Glenn Garvin TV Reviews

Kung Fu Meets the Apocalypse in Into the Badlands

At least there's no zombies in this one.


Into the Badlands. AMC. Sunday, November 15, 10 p.m.

"Into the Badlands," AMC

In a move I'm sure will be studied in business schools for centuries to come, AMC has carved an indisputable marketing niche as The Official Network of the Post-Apocalypse. AMC already airs two shows in which brain-eating zombies roam the shambles of a ruined America, plus a Web series about zombies taking over commercial airlines (which, I'm sure, Bernie Sanders predicted in the wake of deregulation).

And now comes Into the Badlands, set in a post-apocalyptic world of wretched serfs governed by kung-fu warlords. The show was prompted, no doubt, by persistent fan demand for the desiccated corpse of Bruce Lee to claw its way out of the grave to kick ass and take names in an episode of The Walking Dead.

The apocalypse that set the stage for Into the Badlands was a series of world wars that mostly obliterated civilization. What has emerged since then in the territory known as the Badlands is a feudal society governed by seven rival barons, whose lusts for one another's blood and power are barely held in check by the economic interdependence of their oil and opium empires.

They maintain their rule with armies of martial-arts assassins known as clippers, who kill for both money and sport. (Instead of putting notches in gun stocks to count their victims, they get tattoos.) "This world is built on blood," muses Sunny (Daniel Wu, star of many a Hong Kong chop-socky adventure), the most ferocious—as well as the most introspective—of all clippers. "Nobody is innocent here."

Sunny is the chief lieutenant of Quinn (Marton Csokas, The Lord of the Rings films). Once the most feared of the barons, Quinn's power is now eroded by illness, an ambitious but inept son, and the attentions of a lissome young trophy wife. A new baron, The Widow (British TV actress Emily Beecham), whose wardrobe puts a literal spin on the phrase "killer shoes," is poised to strike at Quinn.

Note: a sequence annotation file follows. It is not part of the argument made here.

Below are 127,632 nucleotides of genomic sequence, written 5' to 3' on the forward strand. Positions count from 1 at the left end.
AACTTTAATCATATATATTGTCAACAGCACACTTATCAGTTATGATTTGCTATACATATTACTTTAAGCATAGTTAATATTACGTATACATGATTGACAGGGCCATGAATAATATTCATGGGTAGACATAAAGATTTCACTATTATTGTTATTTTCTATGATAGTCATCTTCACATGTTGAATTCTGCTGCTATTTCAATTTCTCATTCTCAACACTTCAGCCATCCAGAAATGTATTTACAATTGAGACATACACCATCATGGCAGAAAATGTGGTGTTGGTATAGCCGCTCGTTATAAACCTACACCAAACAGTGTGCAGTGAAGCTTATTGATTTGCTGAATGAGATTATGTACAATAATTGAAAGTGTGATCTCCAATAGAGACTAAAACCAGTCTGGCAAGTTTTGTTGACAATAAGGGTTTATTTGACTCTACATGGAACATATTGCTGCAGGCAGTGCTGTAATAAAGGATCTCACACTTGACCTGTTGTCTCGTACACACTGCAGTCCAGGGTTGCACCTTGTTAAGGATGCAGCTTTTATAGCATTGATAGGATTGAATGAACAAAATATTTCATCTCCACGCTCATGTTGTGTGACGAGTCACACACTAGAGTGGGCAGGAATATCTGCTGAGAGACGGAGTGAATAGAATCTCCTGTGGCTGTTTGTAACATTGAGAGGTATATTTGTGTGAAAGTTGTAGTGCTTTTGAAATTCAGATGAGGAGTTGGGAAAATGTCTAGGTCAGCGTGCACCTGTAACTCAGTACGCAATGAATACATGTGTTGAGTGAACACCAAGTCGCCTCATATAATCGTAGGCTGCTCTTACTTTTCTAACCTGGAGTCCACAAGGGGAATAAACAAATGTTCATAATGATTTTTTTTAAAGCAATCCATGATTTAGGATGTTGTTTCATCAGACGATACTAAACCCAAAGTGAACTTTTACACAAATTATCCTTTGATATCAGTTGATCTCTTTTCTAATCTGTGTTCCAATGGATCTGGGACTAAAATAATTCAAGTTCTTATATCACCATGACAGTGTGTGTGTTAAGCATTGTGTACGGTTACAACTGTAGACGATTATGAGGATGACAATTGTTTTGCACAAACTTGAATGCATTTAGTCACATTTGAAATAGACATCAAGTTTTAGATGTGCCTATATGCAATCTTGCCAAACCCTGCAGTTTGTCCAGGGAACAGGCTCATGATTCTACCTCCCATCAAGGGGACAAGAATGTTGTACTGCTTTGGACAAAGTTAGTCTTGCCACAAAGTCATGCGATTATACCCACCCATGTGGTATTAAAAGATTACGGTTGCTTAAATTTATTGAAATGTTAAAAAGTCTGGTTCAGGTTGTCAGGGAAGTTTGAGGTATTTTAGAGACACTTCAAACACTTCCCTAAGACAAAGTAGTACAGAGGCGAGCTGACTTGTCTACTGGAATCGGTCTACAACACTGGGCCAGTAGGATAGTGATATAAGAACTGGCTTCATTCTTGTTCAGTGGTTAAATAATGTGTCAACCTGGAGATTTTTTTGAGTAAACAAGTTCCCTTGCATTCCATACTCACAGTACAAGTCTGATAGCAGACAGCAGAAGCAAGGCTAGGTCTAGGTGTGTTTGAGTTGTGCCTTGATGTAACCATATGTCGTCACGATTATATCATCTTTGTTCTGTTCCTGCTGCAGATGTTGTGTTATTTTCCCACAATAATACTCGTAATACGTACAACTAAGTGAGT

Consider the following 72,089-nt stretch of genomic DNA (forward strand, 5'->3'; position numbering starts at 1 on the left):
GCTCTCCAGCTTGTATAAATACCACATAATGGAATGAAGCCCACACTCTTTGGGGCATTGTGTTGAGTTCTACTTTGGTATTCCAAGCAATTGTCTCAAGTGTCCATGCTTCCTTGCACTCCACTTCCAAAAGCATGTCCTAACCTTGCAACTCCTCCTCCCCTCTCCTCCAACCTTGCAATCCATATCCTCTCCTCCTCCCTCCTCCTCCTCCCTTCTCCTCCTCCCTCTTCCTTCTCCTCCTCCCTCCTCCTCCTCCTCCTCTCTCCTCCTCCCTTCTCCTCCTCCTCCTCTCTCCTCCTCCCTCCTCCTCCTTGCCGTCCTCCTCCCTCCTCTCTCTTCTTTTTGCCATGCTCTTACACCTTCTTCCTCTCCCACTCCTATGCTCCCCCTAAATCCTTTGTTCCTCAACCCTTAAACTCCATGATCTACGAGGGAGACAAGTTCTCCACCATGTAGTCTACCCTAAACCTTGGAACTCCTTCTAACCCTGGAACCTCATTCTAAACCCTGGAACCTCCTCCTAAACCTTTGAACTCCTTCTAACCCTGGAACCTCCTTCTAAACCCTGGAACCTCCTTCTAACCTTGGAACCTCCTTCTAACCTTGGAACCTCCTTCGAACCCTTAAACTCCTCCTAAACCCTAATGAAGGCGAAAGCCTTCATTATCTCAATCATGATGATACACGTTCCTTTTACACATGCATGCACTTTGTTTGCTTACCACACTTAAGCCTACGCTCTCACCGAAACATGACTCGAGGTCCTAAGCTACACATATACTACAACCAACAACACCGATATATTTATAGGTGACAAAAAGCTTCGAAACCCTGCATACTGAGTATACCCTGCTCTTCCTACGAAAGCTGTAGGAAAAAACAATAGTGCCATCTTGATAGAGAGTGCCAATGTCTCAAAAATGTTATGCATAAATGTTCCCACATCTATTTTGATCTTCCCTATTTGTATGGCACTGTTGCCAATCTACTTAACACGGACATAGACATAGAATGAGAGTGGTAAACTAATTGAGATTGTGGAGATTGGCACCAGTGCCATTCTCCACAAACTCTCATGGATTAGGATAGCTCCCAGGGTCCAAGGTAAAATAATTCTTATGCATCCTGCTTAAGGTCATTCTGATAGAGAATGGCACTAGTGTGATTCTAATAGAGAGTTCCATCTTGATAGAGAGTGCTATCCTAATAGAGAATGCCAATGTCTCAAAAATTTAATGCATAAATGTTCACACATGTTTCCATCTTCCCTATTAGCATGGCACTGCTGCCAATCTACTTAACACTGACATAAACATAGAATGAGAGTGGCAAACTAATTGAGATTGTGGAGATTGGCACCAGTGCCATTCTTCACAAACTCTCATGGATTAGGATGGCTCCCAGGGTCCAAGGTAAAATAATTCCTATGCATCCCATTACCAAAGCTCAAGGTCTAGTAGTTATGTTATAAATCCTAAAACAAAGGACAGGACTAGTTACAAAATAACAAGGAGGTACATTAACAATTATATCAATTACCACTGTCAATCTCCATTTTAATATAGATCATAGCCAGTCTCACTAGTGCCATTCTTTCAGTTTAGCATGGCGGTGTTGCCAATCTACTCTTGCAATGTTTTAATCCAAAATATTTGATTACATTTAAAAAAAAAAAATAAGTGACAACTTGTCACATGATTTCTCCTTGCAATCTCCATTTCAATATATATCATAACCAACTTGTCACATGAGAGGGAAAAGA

Into this melange of homicidal ambitions wanders a teenage refugee named M.K. (Aramis Knight, General Hospital), the mysterious object of a kidnapping attempt by The Widow. Sunny thwarts it, mostly on the basis of what seems to be the foundational principle of the Badlands, that anything anybody values should be stolen from them immediately. But he soon realizes that M.K. holds some dangerous secrets, including some that may relate to a wispy myth of a less barbarous territory somewhere outside the Badlands.

Into the Badlands is a pastiche of stylistic (and stylish) theft from everything from The Matrix to Mad Max. Even more audaciously, it claims to be based on Journey to the West, an epic Ming dynasty novel about a Buddhist monk's pilgrimage to India that's considered one of the building blocks of Chinese literature.

But for all its cinematic and literary allusions, the show's kung-fu heart is never far from its sleeve. Every episode contains several intricate—and grisly—martial-arts set pieces that look like something Busby Berkeley might have staged if he'd had Hannibal Lecter as an assistant director. Into the Badlands' fights are mesmerizing, but after a while, I found myself longingly recalling the scene in Raiders of the Lost Ark in which Indiana Jones is confronted by a sword-twirling ninja—and, with a look of annoyance, whips out a gun and shoots him.

My reaction suggests the larger conundrum of Into the Badlands: The world is largely divided into two camps—those who love martial-arts movies, and those who think the first camp should be collectively blinded and disemboweled. So your reaction to Into the Badlands may ultimately turn on your relative affection for nunchucks and bo staffs rather than its premise (daffy), its plotting (surprisingly interesting), its photography (grand) or its acting (generally good).

I'm basically part of the group that wishes Bruce Lee and David Carradine had been drowned at birth. Still, I can't help but feel a certain scruffy affection for a show in which the hero is learning to read by perusing Paradise Lost and where the political economy is summed up in a single line of dialogue: "Power is not inherited…It's taken." Take that, Frank Capra.